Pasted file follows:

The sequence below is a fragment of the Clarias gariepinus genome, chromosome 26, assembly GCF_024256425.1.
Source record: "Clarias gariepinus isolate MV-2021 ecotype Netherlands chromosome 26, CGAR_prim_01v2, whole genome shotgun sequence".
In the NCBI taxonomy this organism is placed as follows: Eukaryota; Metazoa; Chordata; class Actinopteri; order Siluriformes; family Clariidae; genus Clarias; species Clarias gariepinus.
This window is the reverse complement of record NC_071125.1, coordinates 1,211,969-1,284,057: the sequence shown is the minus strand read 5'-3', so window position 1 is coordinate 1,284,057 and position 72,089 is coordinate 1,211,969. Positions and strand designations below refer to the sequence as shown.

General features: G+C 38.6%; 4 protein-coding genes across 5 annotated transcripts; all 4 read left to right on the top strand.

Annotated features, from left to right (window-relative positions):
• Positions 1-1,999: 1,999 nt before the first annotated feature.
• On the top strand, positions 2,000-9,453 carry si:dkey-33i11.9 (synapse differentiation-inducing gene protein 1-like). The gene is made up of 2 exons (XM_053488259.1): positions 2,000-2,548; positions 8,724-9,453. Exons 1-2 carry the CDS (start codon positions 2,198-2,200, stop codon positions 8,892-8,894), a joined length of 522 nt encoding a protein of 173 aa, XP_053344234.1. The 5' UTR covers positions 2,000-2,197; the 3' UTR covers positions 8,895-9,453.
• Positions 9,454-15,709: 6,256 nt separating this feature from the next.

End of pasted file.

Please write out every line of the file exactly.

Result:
The sequence below is a fragment of the Clarias gariepinus genome, chromosome 26, assembly GCF_024256425.1.
Source record: "Clarias gariepinus isolate MV-2021 ecotype Netherlands chromosome 26, CGAR_prim_01v2, whole genome shotgun sequence".
In the NCBI taxonomy this organism is placed as follows: Eukaryota; Metazoa; Chordata; class Actinopteri; order Siluriformes; family Clariidae; genus Clarias; species Clarias gariepinus.
This window is the reverse complement of record NC_071125.1, coordinates 1,211,969-1,284,057: the sequence shown is the minus strand read 5'-3', so window position 1 is coordinate 1,284,057 and position 72,089 is coordinate 1,211,969. Positions and strand designations below refer to the sequence as shown.

General features: G+C 38.6%; 4 protein-coding genes across 5 annotated transcripts; all 4 read left to right on the top strand.

Annotated features, from left to right (window-relative positions):
• Positions 1-1,999: 1,999 nt before the first annotated feature.
• On the top strand, positions 2,000-9,453 carry si:dkey-33i11.9 (synapse differentiation-inducing gene protein 1-like). The gene is made up of 2 exons (XM_053488259.1): positions 2,000-2,548; positions 8,724-9,453. Exons 1-2 carry the CDS (start codon positions 2,198-2,200, stop codon positions 8,892-8,894), a joined length of 522 nt encoding a protein of 173 aa, XP_053344234.1. The 5' UTR covers positions 2,000-2,197; the 3' UTR covers positions 8,895-9,453.
• Positions 9,454-15,709: 6,256 nt separating this feature from the next.